|COVERING THE HEAD |
1 Corinthians 11:1-16, Paul dealt with the matter of covering the head in worship services. This extended treatment shows that this must have been a subject of considerable interest in Corinth.
The Jewish custom was for all women to cover their heads with a veil when they went outside their homes. To appear in public without a veil was a sign of immodesty and lack of virtue. To appear in a worship service without a veil was unthinkable.
Some of the Corinthian Christian women had evidently appeared in worship without a veil on their heads. Perhaps they had understood Paul's emphasis on Christian freedom to mean that they no longer had to observe any of the old Jewish customs—including that of wearing a veil.
The effects of such a change in dress style had been disruptive to the worship services and Christian witness in Corinth. This led Paul to state that a woman should cover her head during the worship service. At the same time, he encouraged the men to follow the Jewish custom of worshiping with uncovered heads.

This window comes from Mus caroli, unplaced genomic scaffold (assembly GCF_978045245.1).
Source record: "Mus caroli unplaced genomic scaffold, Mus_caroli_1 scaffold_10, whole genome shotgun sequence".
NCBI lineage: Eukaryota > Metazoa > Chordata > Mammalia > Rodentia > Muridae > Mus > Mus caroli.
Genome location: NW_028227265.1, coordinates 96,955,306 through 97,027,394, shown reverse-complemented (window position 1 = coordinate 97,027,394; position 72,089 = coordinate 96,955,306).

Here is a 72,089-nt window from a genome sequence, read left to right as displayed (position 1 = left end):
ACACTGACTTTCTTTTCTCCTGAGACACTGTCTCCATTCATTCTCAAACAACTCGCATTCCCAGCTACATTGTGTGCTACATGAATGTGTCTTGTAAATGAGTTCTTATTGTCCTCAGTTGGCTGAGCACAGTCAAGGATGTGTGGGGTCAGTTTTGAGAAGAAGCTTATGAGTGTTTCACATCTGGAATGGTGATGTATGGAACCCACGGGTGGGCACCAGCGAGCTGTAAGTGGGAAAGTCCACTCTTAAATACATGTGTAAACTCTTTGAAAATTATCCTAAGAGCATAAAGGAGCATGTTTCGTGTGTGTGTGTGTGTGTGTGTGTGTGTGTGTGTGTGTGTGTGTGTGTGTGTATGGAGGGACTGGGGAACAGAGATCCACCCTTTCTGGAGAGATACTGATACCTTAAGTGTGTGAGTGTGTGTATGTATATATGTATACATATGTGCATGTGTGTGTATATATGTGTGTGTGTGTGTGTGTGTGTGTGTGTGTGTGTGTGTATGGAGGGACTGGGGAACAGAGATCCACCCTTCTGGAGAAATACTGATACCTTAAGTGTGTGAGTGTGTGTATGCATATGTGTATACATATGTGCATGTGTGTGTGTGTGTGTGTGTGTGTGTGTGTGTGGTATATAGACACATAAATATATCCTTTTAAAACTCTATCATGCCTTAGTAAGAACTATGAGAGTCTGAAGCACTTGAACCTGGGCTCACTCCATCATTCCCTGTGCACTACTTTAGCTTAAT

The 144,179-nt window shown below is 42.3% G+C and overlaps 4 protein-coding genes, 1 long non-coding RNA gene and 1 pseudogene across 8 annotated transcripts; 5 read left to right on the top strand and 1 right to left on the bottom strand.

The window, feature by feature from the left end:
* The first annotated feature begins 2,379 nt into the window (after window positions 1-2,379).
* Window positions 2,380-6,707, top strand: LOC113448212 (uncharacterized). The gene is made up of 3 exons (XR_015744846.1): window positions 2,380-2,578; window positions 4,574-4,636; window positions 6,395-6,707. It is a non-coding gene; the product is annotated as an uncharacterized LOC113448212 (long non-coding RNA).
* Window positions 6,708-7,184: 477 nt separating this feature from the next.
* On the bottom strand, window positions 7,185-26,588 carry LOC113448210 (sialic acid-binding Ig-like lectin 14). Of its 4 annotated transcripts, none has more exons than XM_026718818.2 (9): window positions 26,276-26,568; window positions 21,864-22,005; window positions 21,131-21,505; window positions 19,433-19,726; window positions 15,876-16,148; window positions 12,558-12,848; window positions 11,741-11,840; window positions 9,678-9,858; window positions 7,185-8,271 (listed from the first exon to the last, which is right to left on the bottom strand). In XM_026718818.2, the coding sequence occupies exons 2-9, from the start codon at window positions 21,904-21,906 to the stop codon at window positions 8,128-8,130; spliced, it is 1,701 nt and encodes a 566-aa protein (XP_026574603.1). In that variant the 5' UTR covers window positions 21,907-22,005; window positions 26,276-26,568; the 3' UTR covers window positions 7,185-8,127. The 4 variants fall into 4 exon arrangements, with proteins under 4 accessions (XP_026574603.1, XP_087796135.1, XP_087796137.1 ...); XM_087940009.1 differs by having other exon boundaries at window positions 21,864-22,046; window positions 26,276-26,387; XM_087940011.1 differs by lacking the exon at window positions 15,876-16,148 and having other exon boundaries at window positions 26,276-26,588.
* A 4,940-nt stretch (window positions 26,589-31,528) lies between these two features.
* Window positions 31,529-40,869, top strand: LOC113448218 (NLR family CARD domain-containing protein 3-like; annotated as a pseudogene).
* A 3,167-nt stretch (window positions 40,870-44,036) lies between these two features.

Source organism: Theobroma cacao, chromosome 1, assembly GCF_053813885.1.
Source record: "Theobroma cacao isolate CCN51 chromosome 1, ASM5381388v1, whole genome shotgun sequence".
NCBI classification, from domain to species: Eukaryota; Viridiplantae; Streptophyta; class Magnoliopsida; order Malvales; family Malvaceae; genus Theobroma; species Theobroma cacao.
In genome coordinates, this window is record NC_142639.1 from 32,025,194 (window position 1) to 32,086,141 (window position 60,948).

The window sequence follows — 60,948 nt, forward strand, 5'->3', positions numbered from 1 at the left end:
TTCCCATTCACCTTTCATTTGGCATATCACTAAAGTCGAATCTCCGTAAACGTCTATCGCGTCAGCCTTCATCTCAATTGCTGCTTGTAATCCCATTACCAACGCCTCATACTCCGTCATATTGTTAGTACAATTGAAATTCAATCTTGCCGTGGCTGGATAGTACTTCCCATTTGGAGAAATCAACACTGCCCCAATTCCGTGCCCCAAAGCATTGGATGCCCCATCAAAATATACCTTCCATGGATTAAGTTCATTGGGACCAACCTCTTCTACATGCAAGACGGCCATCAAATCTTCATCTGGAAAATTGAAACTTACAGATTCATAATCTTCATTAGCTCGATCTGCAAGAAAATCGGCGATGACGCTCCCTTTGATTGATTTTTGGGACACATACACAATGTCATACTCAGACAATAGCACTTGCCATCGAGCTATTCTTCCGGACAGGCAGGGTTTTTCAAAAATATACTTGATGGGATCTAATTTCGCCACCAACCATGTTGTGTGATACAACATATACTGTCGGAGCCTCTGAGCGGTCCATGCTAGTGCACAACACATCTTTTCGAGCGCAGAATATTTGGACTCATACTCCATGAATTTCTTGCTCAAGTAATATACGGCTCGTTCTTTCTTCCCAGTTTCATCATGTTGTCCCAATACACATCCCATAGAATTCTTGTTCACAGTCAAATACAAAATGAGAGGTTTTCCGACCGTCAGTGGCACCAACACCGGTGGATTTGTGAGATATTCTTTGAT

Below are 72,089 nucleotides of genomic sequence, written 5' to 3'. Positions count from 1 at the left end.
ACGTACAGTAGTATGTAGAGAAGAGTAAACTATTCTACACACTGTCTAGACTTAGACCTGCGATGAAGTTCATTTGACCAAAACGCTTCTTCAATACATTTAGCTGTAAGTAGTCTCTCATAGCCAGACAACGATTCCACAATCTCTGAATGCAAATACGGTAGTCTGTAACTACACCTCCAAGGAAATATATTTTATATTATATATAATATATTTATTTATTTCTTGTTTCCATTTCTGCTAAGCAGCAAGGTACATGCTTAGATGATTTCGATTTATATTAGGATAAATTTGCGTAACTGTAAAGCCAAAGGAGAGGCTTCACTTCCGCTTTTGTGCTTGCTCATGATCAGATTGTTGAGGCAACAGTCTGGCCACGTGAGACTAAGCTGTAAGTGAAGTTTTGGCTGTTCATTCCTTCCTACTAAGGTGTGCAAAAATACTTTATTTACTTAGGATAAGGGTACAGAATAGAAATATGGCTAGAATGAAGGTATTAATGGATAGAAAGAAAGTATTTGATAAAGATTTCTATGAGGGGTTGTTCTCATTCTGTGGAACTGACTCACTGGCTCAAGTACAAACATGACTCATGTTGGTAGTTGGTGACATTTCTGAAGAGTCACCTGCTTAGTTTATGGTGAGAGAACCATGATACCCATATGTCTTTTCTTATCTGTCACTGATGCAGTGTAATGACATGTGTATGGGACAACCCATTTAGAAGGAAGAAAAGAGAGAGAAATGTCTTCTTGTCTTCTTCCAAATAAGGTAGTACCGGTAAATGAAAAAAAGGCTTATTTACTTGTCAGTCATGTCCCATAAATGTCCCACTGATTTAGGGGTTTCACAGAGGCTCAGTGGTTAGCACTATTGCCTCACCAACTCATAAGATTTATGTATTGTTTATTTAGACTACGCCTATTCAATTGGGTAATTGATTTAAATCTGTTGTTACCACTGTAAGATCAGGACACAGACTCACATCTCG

Paul cited various reasons in
1 Corinthians 11:1-16 for his position. He referred to: (1) the order in creation (1 Corinthians 11:3), (2) social customs of the time (1 Corinthians 11:4-6), (3) the presence of angels (1 Corinthians 11:10), (4) nature itself (1 Corinthians 11:13-15), and (5) the common practice in the churches (1 Corinthians 11:16).
The principle here is that Christians must be sensitive to the cultures in which they live. They should not needlessly flout local customs unless there is some moral reason to do so. To be insensitive to the culture in which one lives causes one to offend many of the people whom the church is trying to win to Jesus Christ. It diverts attention away from the most important thing and focuses it on peripheral matters. See Corinth; Worship; Women.